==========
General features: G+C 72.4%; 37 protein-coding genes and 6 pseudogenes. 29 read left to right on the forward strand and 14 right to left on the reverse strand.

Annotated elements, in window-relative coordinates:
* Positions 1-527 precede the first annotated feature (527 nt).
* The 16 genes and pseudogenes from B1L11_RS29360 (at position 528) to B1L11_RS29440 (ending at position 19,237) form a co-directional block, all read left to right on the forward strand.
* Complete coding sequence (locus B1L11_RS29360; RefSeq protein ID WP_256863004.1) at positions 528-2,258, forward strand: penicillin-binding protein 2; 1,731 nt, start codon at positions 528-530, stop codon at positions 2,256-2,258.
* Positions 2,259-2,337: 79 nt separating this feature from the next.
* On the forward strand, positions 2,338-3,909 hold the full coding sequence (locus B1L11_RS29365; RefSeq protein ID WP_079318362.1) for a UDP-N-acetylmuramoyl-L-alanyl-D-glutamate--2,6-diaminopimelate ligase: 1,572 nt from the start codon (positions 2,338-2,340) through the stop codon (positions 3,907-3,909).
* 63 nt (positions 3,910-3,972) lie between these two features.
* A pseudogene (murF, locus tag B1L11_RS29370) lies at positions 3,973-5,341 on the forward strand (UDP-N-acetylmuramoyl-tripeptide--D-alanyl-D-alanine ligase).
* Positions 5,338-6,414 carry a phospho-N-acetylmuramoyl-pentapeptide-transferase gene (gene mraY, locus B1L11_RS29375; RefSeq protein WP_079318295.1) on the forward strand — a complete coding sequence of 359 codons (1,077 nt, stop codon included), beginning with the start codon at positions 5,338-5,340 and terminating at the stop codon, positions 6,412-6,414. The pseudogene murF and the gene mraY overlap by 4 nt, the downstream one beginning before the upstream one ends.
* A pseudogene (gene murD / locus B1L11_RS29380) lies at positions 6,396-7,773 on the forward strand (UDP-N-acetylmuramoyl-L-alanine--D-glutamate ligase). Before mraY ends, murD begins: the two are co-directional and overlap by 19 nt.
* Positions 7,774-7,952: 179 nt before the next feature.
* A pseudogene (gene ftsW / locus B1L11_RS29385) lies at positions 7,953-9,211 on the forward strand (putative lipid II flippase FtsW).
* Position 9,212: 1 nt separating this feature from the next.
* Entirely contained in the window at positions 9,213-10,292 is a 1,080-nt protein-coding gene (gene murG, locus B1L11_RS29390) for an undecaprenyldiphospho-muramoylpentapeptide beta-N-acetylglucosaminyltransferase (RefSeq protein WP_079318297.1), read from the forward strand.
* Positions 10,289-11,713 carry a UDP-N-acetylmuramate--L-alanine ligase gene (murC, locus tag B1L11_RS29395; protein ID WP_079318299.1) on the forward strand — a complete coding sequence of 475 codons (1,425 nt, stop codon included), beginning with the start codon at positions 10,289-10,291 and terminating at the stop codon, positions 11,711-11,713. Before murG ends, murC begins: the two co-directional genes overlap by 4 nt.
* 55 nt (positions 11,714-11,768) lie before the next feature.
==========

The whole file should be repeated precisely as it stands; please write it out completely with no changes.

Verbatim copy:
General features: G+C 72.4%; 37 protein-coding genes and 6 pseudogenes. 29 read left to right on the forward strand and 14 right to left on the reverse strand.

Annotated elements, in window-relative coordinates:
* Positions 1-527 precede the first annotated feature (527 nt).
* The 16 genes and pseudogenes from B1L11_RS29360 (at position 528) to B1L11_RS29440 (ending at position 19,237) form a co-directional block, all read left to right on the forward strand.
* Complete coding sequence (locus B1L11_RS29360; RefSeq protein ID WP_256863004.1) at positions 528-2,258, forward strand: penicillin-binding protein 2; 1,731 nt, start codon at positions 528-530, stop codon at positions 2,256-2,258.
* Positions 2,259-2,337: 79 nt separating this feature from the next.
* On the forward strand, positions 2,338-3,909 hold the full coding sequence (locus B1L11_RS29365; RefSeq protein ID WP_079318362.1) for a UDP-N-acetylmuramoyl-L-alanyl-D-glutamate--2,6-diaminopimelate ligase: 1,572 nt from the start codon (positions 2,338-2,340) through the stop codon (positions 3,907-3,909).
* 63 nt (positions 3,910-3,972) lie between these two features.
* A pseudogene (murF, locus tag B1L11_RS29370) lies at positions 3,973-5,341 on the forward strand (UDP-N-acetylmuramoyl-tripeptide--D-alanyl-D-alanine ligase).
* Positions 5,338-6,414 carry a phospho-N-acetylmuramoyl-pentapeptide-transferase gene (gene mraY, locus B1L11_RS29375; RefSeq protein WP_079318295.1) on the forward strand — a complete coding sequence of 359 codons (1,077 nt, stop codon included), beginning with the start codon at positions 5,338-5,340 and terminating at the stop codon, positions 6,412-6,414. The pseudogene murF and the gene mraY overlap by 4 nt, the downstream one beginning before the upstream one ends.
* A pseudogene (gene murD / locus B1L11_RS29380) lies at positions 6,396-7,773 on the forward strand (UDP-N-acetylmuramoyl-L-alanine--D-glutamate ligase). Before mraY ends, murD begins: the two are co-directional and overlap by 19 nt.
* Positions 7,774-7,952: 179 nt before the next feature.
* A pseudogene (gene ftsW / locus B1L11_RS29385) lies at positions 7,953-9,211 on the forward strand (putative lipid II flippase FtsW).
* Position 9,212: 1 nt separating this feature from the next.
* Entirely contained in the window at positions 9,213-10,292 is a 1,080-nt protein-coding gene (gene murG, locus B1L11_RS29390) for an undecaprenyldiphospho-muramoylpentapeptide beta-N-acetylglucosaminyltransferase (RefSeq protein WP_079318297.1), read from the forward strand.
* Positions 10,289-11,713 carry a UDP-N-acetylmuramate--L-alanine ligase gene (murC, locus tag B1L11_RS29395; protein ID WP_079318299.1) on the forward strand — a complete coding sequence of 475 codons (1,425 nt, stop codon included), beginning with the start codon at positions 10,289-10,291 and terminating at the stop codon, positions 11,711-11,713. Before murG ends, murC begins: the two co-directional genes overlap by 4 nt.
* 55 nt (positions 11,714-11,768) lie before the next feature.